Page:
Food Price Policy in an Era of Market Instability
A Political Economy Analysis
This book is Open Access and available here.
Food price volatility is one of the major challenges facing current and future global food systems. Since 2006, global food prices have fluctuated greatly around an increasing trend and price spikes were observed for key food commodities such as rice, wheat, and maize.
The full or partial transmission of these global food price changes to individual developing countries, together with domestic food price changes, caused by domestic factors such as extreme weather events and market disruptions, caused governments to respond in a variety of ways. While there is ample description of the nature, content, and causes of food price fluctuations during the last 5 to 7 years, very little is known about the processes that led to policy responses or the relative power and behaviour of the participating stakeholder groups.
Understanding how and why governments responded as they did is important to enhance the existing knowledge of the political economy of food price policy and to assist governments in their policy-making as they confront future food price fluctuations. This book presents results from political economy studies of food price policy in 14 developing countries as well as the United States and the European Union.
Table of contents
'The world food crisis of 2007-08 brought extraordinary increases in international agricultural commodity prices, triggering varying responses by national governments to cope. This important book documents key case study countries political motivations, policy responses, and consequences following that crisis. Synthesis chapters explore in a comparative manner the politics and economics of country responses. An important finding is the extent of differences in policy implementation success, given similar food security objectives. This book is an invaluable resource for those seeking to understand consequences for food security during crises, and why they can differ across countries.' - Philip Abbott, Professor, Department of Agricultural Economics, Purdue University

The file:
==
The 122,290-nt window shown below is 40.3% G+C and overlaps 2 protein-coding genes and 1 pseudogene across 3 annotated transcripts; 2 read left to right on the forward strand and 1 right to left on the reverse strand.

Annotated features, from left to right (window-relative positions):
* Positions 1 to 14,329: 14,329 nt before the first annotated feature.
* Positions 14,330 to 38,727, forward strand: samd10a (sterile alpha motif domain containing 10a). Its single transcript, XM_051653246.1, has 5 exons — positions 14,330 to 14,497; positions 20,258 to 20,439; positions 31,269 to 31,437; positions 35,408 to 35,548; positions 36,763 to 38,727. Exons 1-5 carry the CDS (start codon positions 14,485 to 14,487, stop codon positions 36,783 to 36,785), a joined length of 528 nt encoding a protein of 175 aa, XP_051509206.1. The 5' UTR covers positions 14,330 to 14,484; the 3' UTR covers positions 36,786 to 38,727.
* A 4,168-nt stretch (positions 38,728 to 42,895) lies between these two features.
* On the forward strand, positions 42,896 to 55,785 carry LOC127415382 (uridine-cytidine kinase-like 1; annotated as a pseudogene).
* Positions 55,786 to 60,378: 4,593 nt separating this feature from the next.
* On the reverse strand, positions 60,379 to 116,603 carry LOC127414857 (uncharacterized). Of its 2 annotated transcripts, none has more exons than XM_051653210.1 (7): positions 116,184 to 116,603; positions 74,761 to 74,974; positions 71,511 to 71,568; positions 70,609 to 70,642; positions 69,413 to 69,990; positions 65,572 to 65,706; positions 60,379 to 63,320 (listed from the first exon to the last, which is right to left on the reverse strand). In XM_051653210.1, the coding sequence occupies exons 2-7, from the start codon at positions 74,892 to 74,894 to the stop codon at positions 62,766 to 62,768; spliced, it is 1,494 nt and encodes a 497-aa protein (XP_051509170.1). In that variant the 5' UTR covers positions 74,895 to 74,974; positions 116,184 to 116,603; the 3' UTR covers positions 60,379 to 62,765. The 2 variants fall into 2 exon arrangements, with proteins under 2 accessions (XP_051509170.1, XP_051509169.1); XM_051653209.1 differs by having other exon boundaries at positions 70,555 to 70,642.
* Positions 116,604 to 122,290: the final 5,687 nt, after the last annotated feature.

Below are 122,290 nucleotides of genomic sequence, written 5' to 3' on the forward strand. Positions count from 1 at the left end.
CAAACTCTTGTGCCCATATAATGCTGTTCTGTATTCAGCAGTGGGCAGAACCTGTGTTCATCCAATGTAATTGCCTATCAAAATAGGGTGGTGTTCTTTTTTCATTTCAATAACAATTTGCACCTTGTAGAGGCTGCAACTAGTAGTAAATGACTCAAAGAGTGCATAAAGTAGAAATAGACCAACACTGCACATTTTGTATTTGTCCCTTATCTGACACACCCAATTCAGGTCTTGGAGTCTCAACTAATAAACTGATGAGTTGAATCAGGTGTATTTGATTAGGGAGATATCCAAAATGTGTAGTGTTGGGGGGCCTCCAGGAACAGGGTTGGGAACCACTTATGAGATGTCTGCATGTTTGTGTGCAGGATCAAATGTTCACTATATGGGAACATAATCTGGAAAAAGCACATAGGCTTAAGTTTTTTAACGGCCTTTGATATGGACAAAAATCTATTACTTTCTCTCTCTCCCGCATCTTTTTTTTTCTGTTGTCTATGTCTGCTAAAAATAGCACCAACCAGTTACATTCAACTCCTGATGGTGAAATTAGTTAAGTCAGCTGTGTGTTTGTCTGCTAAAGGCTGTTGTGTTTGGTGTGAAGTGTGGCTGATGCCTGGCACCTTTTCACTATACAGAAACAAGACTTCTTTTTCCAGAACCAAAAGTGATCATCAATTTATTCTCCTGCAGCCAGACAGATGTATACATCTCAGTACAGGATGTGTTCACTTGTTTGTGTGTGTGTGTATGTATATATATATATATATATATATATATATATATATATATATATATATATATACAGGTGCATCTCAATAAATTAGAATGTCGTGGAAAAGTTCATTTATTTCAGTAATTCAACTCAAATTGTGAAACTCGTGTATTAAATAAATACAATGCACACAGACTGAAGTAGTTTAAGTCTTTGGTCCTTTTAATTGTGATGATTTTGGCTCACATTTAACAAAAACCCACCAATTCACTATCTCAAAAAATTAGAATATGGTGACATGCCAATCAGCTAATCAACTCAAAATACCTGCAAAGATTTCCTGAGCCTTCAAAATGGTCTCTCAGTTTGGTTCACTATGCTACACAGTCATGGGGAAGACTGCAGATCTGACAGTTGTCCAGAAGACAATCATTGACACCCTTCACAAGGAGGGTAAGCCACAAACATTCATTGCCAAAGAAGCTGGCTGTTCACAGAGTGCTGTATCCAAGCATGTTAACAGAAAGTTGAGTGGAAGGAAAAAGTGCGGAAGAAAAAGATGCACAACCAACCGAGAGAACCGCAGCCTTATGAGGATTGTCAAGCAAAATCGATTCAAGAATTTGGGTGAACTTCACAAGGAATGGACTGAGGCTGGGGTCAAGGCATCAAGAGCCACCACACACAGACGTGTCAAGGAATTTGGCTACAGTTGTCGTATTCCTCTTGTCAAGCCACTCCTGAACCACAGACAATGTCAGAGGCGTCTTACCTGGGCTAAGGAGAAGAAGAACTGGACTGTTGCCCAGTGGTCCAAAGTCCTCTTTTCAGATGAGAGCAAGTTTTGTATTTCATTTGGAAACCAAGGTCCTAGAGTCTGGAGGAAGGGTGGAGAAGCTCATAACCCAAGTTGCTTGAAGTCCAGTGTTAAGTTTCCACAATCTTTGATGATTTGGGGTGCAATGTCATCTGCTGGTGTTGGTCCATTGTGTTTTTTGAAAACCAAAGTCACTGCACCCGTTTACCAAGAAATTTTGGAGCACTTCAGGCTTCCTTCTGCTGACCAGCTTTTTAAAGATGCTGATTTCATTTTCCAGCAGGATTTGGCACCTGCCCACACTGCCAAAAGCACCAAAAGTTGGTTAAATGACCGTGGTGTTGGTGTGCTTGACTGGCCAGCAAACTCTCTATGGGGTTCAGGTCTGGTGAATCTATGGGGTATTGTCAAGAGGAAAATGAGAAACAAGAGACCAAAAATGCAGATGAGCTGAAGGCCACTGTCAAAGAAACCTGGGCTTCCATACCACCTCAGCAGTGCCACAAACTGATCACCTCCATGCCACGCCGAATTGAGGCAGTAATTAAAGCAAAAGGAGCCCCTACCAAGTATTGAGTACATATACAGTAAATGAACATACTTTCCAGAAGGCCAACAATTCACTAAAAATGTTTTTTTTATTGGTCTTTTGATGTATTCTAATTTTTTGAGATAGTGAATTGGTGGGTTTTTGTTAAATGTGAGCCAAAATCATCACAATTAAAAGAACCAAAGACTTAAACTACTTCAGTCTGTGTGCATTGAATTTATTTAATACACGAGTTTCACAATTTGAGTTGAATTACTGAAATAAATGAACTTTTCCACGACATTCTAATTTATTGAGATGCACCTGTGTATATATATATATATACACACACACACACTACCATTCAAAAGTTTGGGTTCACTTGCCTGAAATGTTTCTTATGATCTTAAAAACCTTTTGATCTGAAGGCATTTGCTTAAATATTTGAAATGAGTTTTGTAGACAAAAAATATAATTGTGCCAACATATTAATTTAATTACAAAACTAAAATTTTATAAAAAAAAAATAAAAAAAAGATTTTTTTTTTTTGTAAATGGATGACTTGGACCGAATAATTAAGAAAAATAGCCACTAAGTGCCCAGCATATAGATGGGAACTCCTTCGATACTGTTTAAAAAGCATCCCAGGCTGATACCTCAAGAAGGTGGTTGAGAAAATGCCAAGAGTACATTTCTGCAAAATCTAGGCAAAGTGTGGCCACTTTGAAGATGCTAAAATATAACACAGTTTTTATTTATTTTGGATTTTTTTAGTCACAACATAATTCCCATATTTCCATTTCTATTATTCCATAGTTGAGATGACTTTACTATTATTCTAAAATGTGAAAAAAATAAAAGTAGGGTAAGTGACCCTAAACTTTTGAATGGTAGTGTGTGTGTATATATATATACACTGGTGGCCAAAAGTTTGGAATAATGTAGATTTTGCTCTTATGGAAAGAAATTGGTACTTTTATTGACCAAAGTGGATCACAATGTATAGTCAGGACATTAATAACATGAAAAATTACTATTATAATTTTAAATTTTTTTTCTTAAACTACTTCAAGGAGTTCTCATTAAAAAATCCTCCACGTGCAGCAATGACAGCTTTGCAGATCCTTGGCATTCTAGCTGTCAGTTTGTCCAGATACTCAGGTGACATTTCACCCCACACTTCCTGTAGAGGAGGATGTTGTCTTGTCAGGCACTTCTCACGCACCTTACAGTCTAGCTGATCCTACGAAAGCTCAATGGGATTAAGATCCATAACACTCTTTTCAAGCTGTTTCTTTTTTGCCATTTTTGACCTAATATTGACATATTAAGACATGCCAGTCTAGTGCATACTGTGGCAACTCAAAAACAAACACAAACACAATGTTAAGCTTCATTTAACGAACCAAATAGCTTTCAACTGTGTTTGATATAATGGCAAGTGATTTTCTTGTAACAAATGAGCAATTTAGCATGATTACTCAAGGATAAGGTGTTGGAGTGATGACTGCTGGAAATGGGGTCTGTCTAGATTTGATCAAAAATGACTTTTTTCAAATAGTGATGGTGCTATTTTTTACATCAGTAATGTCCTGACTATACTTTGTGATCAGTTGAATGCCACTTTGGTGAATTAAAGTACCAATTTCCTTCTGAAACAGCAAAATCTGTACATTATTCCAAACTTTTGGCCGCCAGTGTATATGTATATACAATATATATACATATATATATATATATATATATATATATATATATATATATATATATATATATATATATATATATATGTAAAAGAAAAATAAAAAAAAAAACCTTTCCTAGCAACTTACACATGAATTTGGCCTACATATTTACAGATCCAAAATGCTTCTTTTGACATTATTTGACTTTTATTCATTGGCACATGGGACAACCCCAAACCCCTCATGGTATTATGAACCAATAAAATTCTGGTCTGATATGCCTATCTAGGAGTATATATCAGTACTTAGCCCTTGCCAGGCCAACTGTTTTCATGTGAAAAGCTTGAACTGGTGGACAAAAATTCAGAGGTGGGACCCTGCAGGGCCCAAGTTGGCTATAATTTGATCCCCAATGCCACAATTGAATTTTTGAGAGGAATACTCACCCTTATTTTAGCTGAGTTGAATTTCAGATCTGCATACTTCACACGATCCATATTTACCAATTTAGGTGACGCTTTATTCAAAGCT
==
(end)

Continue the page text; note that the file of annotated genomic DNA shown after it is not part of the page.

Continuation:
'Governments of many developing countries are vulnerable when food prices spike, yet very few have appropriate policies and strategies in place to deal with such shocks. Most respond in knee-jerk fashion with expensive or even counter-productive measures. By drawing on 14 country case studies, this book is able to expose not just how but also why responses to the 2007-08 were so varied. It provides invaluable lessons and policy implications for governments seeking to prepare themselves for subsequent price shocks.' - Kym Anderson, George Gollin Professor of Economics, School of Economics, University of Adelaide, CEPR Fellow; and Professor of Economics, Arndt-Corden Dept of Economics, Australian National University
'This comprehensive study sheds new light on the great diversity of national capabilities and political economy forces which shaped the response to food price volatility. It shows in detail that national objectives of food policy dominate when food prices become more volatile, and collective action failure is a consequence. Policy makers and researchers should note the important implication of the books findings the world is not well prepared to deal effectively with food price volatility, should that increase further, say in the context of climate change.' - Joachim von Braun, Director, Center for Development Research (ZEF) and Professor for Economic and Technological Change, University of Bonn
"This is a very timely and insightful book that provides the collective thinking of a generation of eminent scholars. The book opens up the black box of the political economy process, and shows us how price policy is actually formulated." - Prabhu L. Pingali, Professor and Director, Tata-Cornell Agriculture and Nutrition Initiative, Cornell University
Research Brief | Policy processes and the global food price crisis 2007-08